The Rochester Patriarchy 1914

Once upon a time, Jim bought a book called “Club Men of Rochester in Caricature.” It was produced in 1914 by Jack Sears and associated cartoonists and printed at the Roycrofters shop in East Aurora NY.

The suede-bound volume contains elaborate and affectionate caricatures of 340 Rochester “club men” — businessmen, doctors, lawyers, architects, and elected officials. It is definitely the old boys’ club. The congenial likeness of each man is presented with the symbols of his business — buildings, tools, machinery, vehicles. He is surrounded by vignettes of his leisure time activities — sailboats, fishing boats, golfing.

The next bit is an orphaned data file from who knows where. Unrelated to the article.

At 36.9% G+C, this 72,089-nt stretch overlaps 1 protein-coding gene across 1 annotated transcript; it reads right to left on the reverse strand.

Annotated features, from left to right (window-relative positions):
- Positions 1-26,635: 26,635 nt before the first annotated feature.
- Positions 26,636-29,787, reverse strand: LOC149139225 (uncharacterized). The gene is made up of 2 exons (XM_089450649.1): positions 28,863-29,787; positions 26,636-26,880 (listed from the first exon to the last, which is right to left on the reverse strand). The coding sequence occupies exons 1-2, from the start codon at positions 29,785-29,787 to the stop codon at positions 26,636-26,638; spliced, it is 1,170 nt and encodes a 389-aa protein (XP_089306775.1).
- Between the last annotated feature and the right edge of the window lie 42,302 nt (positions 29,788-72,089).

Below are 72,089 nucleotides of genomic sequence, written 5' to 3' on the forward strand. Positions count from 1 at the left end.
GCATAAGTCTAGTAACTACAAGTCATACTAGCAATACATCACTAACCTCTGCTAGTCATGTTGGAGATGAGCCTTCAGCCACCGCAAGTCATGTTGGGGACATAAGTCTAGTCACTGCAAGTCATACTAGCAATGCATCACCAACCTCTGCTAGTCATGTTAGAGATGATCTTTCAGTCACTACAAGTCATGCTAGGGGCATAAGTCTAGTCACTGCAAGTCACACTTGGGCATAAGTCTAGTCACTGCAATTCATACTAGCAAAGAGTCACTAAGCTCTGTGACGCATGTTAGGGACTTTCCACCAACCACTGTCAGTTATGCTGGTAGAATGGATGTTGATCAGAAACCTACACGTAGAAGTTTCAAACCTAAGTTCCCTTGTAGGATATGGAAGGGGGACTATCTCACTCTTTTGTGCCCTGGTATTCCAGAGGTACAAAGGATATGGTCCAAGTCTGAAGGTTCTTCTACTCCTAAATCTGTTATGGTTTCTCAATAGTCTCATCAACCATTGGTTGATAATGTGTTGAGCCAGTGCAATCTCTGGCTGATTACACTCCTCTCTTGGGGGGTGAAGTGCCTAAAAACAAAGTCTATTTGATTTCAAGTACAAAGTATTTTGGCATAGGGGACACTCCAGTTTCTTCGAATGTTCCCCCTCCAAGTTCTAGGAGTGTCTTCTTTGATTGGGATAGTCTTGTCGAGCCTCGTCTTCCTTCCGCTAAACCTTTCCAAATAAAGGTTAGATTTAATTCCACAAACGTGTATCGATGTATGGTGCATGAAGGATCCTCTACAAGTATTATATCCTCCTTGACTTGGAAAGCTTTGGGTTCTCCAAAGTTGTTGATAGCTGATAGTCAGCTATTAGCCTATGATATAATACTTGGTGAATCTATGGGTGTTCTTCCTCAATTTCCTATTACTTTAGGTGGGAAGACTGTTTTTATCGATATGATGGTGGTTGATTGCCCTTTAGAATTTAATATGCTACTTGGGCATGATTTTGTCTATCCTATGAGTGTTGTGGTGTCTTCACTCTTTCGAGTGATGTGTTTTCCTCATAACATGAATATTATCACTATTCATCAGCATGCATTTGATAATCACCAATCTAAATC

In a town that takes pride in its abolitionist and suffragist history, this gathering of Rochester movers and shakers contains no women, no African-Americans. Strangely, there aren’t even references to the men’s wives or families. Just the guys — making money and having fun.

Celebrations of old cronies are not popular these days. However, the book is full of historical information about Rochester buildings and businesses back in the heyday of local manufacturing. And how many great-grandchildren might be hunting for portraits of their venerable ancestors?

Now that I discovered the book, I hate the idea of it disappearing into a rare book archive, although that’s its final destination, I’m sure. So I took the time to photograph each page and label it with the subject and book title. Now it is searchable on Flickr (click on image below).

Club Men of Rochester in Caricature 1914//embedr.flickr.com/assets/client-code.js

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